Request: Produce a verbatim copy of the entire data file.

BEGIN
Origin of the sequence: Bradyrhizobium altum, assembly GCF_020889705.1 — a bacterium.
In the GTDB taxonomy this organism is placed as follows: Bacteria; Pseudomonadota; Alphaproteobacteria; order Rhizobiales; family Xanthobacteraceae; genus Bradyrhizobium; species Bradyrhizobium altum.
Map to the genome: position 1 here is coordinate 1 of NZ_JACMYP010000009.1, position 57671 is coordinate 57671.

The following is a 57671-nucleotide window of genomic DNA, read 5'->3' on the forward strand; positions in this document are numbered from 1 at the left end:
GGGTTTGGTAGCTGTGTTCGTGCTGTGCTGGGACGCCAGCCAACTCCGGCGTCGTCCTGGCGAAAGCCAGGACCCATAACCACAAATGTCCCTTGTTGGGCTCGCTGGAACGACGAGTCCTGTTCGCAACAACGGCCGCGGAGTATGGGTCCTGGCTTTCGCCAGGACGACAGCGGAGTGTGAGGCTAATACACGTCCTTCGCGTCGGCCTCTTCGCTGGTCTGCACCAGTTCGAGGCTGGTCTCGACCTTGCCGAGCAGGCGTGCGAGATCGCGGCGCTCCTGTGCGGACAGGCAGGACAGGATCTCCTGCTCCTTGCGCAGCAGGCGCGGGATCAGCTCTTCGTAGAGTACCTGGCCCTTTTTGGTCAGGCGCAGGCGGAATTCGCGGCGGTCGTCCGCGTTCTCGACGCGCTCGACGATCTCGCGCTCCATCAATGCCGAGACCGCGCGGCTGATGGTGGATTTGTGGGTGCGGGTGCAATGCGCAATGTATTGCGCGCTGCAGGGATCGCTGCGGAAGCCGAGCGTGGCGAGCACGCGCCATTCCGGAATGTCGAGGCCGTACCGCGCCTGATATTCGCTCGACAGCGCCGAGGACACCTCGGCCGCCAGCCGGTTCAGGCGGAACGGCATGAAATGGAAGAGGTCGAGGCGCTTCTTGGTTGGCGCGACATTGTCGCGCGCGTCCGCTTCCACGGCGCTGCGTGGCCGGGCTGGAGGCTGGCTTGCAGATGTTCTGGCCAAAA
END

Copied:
Origin of the sequence: Bradyrhizobium altum, assembly GCF_020889705.1 — a bacterium.
In the GTDB taxonomy this organism is placed as follows: Bacteria; Pseudomonadota; Alphaproteobacteria; order Rhizobiales; family Xanthobacteraceae; genus Bradyrhizobium; species Bradyrhizobium altum.
Map to the genome: position 1 here is coordinate 1 of NZ_JACMYP010000009.1, position 57671 is coordinate 57671.

The following is a 57671-nucleotide window of genomic DNA, read 5'->3' on the forward strand; positions in this document are numbered from 1 at the left end:
GGGTTTGGTAGCTGTGTTCGTGCTGTGCTGGGACGCCAGCCAACTCCGGCGTCGTCCTGGCGAAAGCCAGGACCCATAACCACAAATGTCCCTTGTTGGGCTCGCTGGAACGACGAGTCCTGTTCGCAACAACGGCCGCGGAGTATGGGTCCTGGCTTTCGCCAGGACGACAGCGGAGTGTGAGGCTAATACACGTCCTTCGCGTCGGCCTCTTCGCTGGTCTGCACCAGTTCGAGGCTGGTCTCGACCTTGCCGAGCAGGCGTGCGAGATCGCGGCGCTCCTGTGCGGACAGGCAGGACAGGATCTCCTGCTCCTTGCGCAGCAGGCGCGGGATCAGCTCTTCGTAGAGTACCTGGCCCTTTTTGGTCAGGCGCAGGCGGAATTCGCGGCGGTCGTCCGCGTTCTCGACGCGCTCGACGATCTCGCGCTCCATCAATGCCGAGACCGCGCGGCTGATGGTGGATTTGTGGGTGCGGGTGCAATGCGCAATGTATTGCGCGCTGCAGGGATCGCTGCGGAAGCCGAGCGTGGCGAGCACGCGCCATTCCGGAATGTCGAGGCCGTACCGCGCCTGATATTCGCTCGACAGCGCCGAGGACACCTCGGCCGCCAGCCGGTTCAGGCGGAACGGCATGAAATGGAAGAGGTCGAGGCGCTTCTTGGTTGGCGCGACATTGTCGCGCGCGTCCGCTTCCACGGCGCTGCGTGGCCGGGCTGGAGGCTGGCTTGCAGATGTTCTGGCCAAAA